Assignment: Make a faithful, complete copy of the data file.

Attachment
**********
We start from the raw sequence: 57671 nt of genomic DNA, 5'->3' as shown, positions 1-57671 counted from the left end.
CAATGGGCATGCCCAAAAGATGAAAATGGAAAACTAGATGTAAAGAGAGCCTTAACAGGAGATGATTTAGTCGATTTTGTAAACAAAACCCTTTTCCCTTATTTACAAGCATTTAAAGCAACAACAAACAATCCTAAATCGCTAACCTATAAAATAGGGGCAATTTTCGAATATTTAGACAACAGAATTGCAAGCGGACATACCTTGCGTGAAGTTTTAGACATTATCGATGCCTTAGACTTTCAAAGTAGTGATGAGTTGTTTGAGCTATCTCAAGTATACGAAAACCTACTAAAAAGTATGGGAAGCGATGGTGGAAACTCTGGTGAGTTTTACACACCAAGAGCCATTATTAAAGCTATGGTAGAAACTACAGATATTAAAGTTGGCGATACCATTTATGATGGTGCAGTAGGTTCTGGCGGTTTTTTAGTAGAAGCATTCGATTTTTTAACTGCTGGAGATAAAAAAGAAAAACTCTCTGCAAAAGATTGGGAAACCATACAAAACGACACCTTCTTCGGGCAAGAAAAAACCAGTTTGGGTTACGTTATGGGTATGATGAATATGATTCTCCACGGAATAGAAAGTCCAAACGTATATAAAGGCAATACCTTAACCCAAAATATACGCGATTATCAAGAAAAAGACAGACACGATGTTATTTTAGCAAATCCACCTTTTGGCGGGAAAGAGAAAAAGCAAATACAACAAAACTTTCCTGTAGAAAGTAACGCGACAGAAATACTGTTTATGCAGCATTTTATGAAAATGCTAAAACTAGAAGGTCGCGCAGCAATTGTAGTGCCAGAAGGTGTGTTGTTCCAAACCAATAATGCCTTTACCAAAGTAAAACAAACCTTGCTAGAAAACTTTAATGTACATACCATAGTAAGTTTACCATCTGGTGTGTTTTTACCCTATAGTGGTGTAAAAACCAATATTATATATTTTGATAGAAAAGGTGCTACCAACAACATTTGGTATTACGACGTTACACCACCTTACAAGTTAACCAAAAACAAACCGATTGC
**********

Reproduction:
We start from the raw sequence: 57671 nt of genomic DNA, 5'->3' as shown, positions 1-57671 counted from the left end.
CAATGGGCATGCCCAAAAGATGAAAATGGAAAACTAGATGTAAAGAGAGCCTTAACAGGAGATGATTTAGTCGATTTTGTAAACAAAACCCTTTTCCCTTATTTACAAGCATTTAAAGCAACAACAAACAATCCTAAATCGCTAACCTATAAAATAGGGGCAATTTTCGAATATTTAGACAACAGAATTGCAAGCGGACATACCTTGCGTGAAGTTTTAGACATTATCGATGCCTTAGACTTTCAAAGTAGTGATGAGTTGTTTGAGCTATCTCAAGTATACGAAAACCTACTAAAAAGTATGGGAAGCGATGGTGGAAACTCTGGTGAGTTTTACACACCAAGAGCCATTATTAAAGCTATGGTAGAAACTACAGATATTAAAGTTGGCGATACCATTTATGATGGTGCAGTAGGTTCTGGCGGTTTTTTAGTAGAAGCATTCGATTTTTTAACTGCTGGAGATAAAAAAGAAAAACTCTCTGCAAAAGATTGGGAAACCATACAAAACGACACCTTCTTCGGGCAAGAAAAAACCAGTTTGGGTTACGTTATGGGTATGATGAATATGATTCTCCACGGAATAGAAAGTCCAAACGTATATAAAGGCAATACCTTAACCCAAAATATACGCGATTATCAAGAAAAAGACAGACACGATGTTATTTTAGCAAATCCACCTTTTGGCGGGAAAGAGAAAAAGCAAATACAACAAAACTTTCCTGTAGAAAGTAACGCGACAGAAATACTGTTTATGCAGCATTTTATGAAAATGCTAAAACTAGAAGGTCGCGCAGCAATTGTAGTGCCAGAAGGTGTGTTGTTCCAAACCAATAATGCCTTTACCAAAGTAAAACAAACCTTGCTAGAAAACTTTAATGTACATACCATAGTAAGTTTACCATCTGGTGTGTTTTTACCCTATAGTGGTGTAAAAACCAATATTATATATTTTGATAGAAAAGGTGCTACCAACAACATTTGGTATTACGACGTTACACCACCTTACAAGTTAACCAAAAACAAACCGATTGC